China took our manufacturing by a combination of things…over a long period of time. US manufacturing could be reconstituted and the nation would be better for it, but it will take a industrial policy willing to manipulate currency, price supports [think government purchasing agreements that are margin controlled…ie you want the contract, you open your books], DIRECT subsidies [think DARPA not loans but seed money], import tariffs and outright embargos on goods that are not produce in compliance with internal enviromental/labor standards. EXACTLY the same things China did.

    In addition, control of “high wages” rudimentry. From yesterday:

    “…does anybody in their right mind not realize that wage demands are related to PRICE demands…or “rents” as they are now called. If people could buy a house for 15,000, groceries for 20 a week, a doctor’s visit for 10 bucks, a car for 2,000 do you really think workers would demand a six figure salary? High wages in America are directly related to high “rents” In spite of what economist say, prices are determined by inputs, margins, and demand, increase ANY one of these three and prices increase. If you want to produce with low wage, you must either suppress the worker with bullets, or suppress the margin on the “rents” he/she must pay.” Control unbridled greed, or be willing to murder good people for the privilege of overcharging them…or let the country continue it’s 3 decade long decline.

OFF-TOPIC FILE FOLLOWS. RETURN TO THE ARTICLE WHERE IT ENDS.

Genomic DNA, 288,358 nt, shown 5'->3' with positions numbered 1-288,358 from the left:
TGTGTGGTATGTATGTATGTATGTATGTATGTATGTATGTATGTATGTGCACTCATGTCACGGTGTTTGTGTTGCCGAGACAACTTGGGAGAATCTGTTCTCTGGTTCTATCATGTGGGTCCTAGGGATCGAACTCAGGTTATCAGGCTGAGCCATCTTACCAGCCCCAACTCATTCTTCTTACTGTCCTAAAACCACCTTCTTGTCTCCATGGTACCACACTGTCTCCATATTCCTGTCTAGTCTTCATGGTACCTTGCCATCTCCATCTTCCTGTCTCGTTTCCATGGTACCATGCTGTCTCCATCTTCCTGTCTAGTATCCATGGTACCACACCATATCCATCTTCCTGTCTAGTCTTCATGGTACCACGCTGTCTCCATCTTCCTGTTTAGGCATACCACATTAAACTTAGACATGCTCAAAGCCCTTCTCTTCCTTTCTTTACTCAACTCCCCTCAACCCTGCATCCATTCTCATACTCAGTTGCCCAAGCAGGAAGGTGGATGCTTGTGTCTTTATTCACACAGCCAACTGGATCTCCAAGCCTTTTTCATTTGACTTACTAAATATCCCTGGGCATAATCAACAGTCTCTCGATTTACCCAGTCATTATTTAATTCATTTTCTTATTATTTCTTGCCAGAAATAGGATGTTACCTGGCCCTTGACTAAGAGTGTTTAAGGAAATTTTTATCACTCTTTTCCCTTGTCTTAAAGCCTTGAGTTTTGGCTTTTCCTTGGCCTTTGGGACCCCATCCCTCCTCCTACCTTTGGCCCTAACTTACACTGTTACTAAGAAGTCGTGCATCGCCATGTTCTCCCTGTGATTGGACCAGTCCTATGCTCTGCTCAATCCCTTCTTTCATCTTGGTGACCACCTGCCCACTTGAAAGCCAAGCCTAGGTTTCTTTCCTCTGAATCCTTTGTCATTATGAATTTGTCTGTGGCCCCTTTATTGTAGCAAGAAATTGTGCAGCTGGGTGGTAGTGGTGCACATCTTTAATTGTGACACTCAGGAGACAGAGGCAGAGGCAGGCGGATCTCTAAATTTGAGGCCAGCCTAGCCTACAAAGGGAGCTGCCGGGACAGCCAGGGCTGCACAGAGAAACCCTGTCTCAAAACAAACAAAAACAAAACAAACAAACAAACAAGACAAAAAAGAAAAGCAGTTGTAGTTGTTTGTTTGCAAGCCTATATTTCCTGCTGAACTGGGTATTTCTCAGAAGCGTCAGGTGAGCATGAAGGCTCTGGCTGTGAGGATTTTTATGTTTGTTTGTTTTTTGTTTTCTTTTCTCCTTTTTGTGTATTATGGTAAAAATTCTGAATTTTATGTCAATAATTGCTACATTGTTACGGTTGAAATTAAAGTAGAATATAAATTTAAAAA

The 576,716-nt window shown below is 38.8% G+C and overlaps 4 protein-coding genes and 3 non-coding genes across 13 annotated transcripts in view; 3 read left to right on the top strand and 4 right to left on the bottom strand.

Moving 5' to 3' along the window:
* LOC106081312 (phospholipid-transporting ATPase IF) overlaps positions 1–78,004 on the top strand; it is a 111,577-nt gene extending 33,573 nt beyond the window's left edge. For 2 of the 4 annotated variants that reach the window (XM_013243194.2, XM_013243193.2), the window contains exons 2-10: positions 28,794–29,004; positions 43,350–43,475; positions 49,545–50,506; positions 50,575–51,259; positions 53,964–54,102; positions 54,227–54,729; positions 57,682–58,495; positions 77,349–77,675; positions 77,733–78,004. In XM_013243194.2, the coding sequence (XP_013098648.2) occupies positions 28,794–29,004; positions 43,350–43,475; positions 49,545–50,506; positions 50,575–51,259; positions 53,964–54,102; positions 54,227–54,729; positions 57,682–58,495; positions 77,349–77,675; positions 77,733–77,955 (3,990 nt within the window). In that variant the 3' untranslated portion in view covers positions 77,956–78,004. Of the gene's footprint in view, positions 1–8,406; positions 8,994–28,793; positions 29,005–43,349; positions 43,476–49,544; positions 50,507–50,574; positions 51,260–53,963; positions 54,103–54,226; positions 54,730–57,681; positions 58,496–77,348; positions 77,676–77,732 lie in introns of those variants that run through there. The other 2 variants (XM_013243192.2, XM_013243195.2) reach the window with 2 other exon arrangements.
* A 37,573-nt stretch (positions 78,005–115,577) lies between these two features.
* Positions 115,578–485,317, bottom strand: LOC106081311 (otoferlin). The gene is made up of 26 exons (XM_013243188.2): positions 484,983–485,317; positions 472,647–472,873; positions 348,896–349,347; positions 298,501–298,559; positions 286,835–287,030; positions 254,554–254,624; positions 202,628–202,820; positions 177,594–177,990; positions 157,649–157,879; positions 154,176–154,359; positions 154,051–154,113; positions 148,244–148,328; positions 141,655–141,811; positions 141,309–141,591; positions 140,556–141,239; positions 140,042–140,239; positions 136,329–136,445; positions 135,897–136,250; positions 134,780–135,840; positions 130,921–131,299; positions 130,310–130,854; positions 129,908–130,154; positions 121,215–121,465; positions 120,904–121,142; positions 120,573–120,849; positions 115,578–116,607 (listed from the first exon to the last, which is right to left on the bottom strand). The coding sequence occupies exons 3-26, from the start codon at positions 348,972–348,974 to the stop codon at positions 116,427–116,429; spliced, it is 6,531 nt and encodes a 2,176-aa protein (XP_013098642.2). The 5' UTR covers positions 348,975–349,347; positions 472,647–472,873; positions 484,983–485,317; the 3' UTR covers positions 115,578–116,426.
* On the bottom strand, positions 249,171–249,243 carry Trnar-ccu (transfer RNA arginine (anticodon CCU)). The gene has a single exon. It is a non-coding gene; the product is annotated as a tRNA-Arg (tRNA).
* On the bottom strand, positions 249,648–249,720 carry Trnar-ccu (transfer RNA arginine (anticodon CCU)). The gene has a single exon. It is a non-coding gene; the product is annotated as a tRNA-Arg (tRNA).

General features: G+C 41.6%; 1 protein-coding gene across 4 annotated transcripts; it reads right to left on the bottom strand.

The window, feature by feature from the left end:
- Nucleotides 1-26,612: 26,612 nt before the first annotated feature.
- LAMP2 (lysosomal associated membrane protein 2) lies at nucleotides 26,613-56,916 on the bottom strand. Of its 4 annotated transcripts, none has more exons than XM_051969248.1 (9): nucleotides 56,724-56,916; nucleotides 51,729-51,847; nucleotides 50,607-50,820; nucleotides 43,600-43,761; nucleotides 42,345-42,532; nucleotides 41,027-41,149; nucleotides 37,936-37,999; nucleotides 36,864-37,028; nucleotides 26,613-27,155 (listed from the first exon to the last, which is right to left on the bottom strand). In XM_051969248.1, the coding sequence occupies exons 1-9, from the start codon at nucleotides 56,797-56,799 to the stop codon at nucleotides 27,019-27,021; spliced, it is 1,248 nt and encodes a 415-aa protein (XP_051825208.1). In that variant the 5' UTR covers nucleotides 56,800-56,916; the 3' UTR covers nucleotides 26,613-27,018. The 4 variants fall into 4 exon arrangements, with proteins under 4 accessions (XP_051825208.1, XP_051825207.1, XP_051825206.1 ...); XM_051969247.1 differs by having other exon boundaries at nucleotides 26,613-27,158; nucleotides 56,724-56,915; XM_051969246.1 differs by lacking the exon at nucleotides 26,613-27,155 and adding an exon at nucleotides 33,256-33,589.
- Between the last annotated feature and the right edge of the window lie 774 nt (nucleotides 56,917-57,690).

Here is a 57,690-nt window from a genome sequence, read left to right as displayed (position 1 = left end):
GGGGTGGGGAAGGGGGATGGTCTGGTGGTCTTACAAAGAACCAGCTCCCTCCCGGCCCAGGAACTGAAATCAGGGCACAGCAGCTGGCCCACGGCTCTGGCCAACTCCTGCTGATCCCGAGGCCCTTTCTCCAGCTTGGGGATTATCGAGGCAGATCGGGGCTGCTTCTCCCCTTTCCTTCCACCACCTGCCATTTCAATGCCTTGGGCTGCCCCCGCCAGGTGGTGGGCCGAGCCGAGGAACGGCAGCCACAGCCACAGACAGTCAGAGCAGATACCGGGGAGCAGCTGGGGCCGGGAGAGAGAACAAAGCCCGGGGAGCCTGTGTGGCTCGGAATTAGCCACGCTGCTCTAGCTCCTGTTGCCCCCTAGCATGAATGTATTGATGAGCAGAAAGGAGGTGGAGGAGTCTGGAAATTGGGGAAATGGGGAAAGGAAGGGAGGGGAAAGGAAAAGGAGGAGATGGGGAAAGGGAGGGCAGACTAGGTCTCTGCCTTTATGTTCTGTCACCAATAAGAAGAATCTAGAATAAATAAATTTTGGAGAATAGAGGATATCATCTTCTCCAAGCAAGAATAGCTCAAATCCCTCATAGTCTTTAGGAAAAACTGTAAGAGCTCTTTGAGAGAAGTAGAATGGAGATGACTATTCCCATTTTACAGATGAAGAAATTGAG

Manufacturing will not come back with temporary currency manipulations, I don’t care how many pointy head professors of both the left and the right huff and puff. Even Dean Baker is wrong on this one.

  2. Ian Welsh

    Agreed on all points. Especially that, rents/asset inflation needs to be lowered significantly.

  3. S Brennan

    I should another comment on the subject from yesterday:

    By S Brennan on Sun, 11/22/2009 – 6:14pm

    …I don’t like what the US does with cotton or sugar. Trade should be fair. To be fair, trade needs to be bilateral and highly conditional.

    I export, the greatest structural impediments to US goods occurs in their own market. US chain retailers and distributors regularly block access to market because it is their undying belief that they can take your product over to China and get it knocked off and have a larger margin. US retailers actively work against US manufactures, that type of behavior is not seen in the rest of the industrial world. Suffice to say, a significant number of US made products are available in Europe that are not available in the US. Free trade & free markets are illusionary, the terms themselves are silly marketing gimmicks.

  4. BDBlue

    This post reminds me of Stirling’s excellent piece on peak oil, here.

  5. Unfortunately, we’re at the point where the Correct Solution (carefully planned/selective tariffs, confiscatory taxes on very high incomes, and so on) will not be followed, but something has to be done. The reason for supporting a lower dollar is that it is a weak substitute for some aspects of the Correct Solution, but it is the Available Solution at hand.